|Posted by paul on July 7, 2012 at 8:35 AM|
The more the talking heads and media stooges try to defend Ray Allen, the more one feels that Jarrett Jack got it right in one; the word is "traitor". Of course, on some level, we will always respect Allen. His craft is legendary. His coming to Boston marked the beginning of the rebirth of Celtics Pride. His toughness was never on better display than when he fought his way through bonespurs to play a meaningful role in the playoffs last year. It's obvious now that Allen had already left the team in his mind, but he still seemed to give an almost super-human effort.
But I think now we can understand a little better why Rondo left the court in disgust as Ray Allen prepared to make his post game schmoozing rounds after game seven against the Heat. According to Wojnarowski, those two were locked into a cold war this past season, and it seems to have escalated towards the end, as Rondo seemed to (rightly) encourage Bradley's rise to a starting role. But the more we hear about Allen's military child based habits of discipline, as if that somehow made him a good person, and the more we hear about his various resentments, the less admirable he seems. Wojnarowski perhaps captures the essence of the Allen defense in this paragraph:
For all the past indignities – real or imagined – Rondo was the issue that hadn’t gone away, that would still be there come training camp. They don’t like each other, and it had become a bigger and bigger drag on Allen, sources said. Each had culpability for why things had gone awry, and yet each was better on the court because he had played with the other.
Rondo has had a polarizing impact within the Celtics' locker room, and his relationships with teammates and coaches have fluctuated over the years. Allen and Rondo never had arguments this year, never got into it. In fact, one source said: "Ray mostly ignored him." After the season, Rivers tried his best to mend the relationship between Rondo and Allen – make it manageable on some level. And yet, as one source with direct knowledge of the coach’s efforts said, the relationship was "too far gone."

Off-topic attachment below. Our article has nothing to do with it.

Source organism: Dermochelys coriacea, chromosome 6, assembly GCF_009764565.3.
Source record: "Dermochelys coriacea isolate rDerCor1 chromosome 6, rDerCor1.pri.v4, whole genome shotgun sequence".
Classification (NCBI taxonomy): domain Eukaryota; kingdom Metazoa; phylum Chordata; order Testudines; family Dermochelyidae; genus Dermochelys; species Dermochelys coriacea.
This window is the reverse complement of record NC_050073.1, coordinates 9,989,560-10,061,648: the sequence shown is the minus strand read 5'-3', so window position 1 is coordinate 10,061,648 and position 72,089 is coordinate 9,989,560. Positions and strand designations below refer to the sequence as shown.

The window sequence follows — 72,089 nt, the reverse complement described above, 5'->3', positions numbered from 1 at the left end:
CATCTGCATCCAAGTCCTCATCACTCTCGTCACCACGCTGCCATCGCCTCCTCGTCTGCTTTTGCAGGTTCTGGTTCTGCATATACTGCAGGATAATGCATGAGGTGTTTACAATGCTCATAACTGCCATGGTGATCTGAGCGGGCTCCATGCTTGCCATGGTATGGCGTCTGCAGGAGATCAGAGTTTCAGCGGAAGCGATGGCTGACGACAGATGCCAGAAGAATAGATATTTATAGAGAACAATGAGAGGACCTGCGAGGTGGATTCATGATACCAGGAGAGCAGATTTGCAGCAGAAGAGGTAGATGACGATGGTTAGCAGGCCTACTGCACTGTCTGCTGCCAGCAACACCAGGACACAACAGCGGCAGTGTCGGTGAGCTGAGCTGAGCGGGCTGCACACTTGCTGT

Whatever the issues, everyone agreed: Rondo and Allen never brought them onto the floor. They played together, played well, but Allen had grown increasingly disillusioned about dealing with the disconnect. The friction started in the 2009-10 season, after Rondo signed his five-year, $55 million extension, sources said. It wouldn’t be long until Allen started to hear his name in trade talks, and he began to make the correlation that Rondo’s salary played a part in the Celtics looking to trim payroll – starting with Allen.
"Ray is prideful," one source said, "and he was always wondering: 'Why do I have to be that guy?' "
What happened appears to be pretty much exactly what many of us have thought for a long time now; in a super-heated atheletic version of the sibling rivalry so many of us are so familiar with from our own lives, the rise of the young talent, in the person of Rajon Rondo, was resented by the autumnal talent in the person of Ray Allen. It was all too easy for Pat Riley and the Heat to sieze the opportunity, pushing the right buttons, whispering in Ray Allen's ear that he was right to feel so bitter, and that they, the Heat, could make Ray Allen a star again, while helping him get just a tad bit of revenge, just a modicum, just a taste.
In the end, Ray did us a favor. In the end, we should wish him the best, because we shouldn't be bitter. We have so much to look forward to. There will be tumultuous times ahead. Things will have to sort themselves out, and it won't be easy. In my opinion, the most important thing for Rajon Rondo to remember, as he presumably hoists practice three after practice three this summer, in 'honor' of Ray Allen, is that the key to persuasively leading the team next year is on the defensive end. I think that Rondo will amaze us with his defensive play next year, and this in turn will help set the team on fire at both ends. A new day is dawning. I think it's going to be amazing.